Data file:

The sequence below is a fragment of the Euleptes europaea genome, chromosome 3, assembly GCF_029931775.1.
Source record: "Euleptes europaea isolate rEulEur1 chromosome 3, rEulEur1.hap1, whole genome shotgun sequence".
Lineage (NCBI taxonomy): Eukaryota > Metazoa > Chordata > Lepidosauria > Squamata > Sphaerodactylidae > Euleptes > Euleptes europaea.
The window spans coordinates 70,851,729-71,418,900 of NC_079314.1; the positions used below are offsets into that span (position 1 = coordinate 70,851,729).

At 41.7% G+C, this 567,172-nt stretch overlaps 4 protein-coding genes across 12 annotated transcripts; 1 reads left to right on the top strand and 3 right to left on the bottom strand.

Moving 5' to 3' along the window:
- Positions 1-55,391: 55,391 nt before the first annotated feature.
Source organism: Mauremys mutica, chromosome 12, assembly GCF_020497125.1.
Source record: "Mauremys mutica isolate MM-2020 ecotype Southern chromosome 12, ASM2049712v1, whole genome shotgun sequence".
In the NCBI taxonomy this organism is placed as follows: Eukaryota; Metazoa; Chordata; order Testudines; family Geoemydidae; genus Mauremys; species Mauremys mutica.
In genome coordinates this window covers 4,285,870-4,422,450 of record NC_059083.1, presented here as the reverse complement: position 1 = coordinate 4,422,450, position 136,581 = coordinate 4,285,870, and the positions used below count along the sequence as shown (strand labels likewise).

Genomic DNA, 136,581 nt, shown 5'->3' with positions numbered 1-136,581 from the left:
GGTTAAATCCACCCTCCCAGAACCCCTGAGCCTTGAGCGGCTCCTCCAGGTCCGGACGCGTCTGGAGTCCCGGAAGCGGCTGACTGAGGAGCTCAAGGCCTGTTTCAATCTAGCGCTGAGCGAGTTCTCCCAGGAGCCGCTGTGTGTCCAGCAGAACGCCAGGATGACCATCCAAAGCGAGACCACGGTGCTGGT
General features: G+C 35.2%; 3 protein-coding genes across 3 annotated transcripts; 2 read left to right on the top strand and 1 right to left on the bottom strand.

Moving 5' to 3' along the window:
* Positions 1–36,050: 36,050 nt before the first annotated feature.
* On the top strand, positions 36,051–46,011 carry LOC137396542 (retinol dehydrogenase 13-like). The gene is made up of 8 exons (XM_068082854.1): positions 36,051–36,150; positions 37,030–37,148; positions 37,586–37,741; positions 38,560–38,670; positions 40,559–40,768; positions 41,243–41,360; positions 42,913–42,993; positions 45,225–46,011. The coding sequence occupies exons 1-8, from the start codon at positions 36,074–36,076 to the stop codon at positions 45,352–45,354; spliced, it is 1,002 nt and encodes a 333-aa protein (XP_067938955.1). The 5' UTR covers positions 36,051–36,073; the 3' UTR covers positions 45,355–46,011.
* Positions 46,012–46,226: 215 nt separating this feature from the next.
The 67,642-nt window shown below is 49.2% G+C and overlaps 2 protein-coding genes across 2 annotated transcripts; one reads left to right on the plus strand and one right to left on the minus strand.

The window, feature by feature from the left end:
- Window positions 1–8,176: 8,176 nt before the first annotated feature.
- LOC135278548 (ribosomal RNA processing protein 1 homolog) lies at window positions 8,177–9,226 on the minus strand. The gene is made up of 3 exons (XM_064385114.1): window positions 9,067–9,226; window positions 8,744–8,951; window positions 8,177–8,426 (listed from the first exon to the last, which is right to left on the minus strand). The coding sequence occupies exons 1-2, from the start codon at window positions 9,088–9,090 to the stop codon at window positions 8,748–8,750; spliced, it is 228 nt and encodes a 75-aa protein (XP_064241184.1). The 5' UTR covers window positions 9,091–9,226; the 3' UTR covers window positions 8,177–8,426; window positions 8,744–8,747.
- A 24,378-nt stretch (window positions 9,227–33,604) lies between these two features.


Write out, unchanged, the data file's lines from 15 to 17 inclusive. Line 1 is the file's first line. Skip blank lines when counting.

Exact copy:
Moving 5' to 3' along the window:
* Positions 1–36,050: 36,050 nt before the first annotated feature.
* On the top strand, positions 36,051–46,011 carry LOC137396542 (retinol dehydrogenase 13-like). The gene is made up of 8 exons (XM_068082854.1): positions 36,051–36,150; positions 37,030–37,148; positions 37,586–37,741; positions 38,560–38,670; positions 40,559–40,768; positions 41,243–41,360; positions 42,913–42,993; positions 45,225–46,011. The coding sequence occupies exons 1-8, from the start codon at positions 36,074–36,076 to the stop codon at positions 45,352–45,354; spliced, it is 1,002 nt and encodes a 333-aa protein (XP_067938955.1). The 5' UTR covers positions 36,051–36,073; the 3' UTR covers positions 45,355–46,011.